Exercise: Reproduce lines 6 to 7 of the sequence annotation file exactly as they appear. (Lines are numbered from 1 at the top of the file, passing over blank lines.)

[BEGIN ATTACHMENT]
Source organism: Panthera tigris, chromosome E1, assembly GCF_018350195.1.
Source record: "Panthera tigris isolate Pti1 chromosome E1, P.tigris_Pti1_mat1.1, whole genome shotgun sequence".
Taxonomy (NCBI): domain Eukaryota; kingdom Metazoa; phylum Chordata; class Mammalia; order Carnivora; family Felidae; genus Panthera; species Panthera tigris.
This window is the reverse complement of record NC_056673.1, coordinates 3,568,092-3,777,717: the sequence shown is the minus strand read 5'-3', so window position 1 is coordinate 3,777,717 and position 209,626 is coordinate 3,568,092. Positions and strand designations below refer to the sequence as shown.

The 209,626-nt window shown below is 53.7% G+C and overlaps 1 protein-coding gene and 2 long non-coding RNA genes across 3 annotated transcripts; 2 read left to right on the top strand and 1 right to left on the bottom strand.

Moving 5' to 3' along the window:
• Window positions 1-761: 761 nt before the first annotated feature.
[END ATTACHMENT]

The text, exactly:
Moving 5' to 3' along the window:
• Window positions 1-761: 761 nt before the first annotated feature.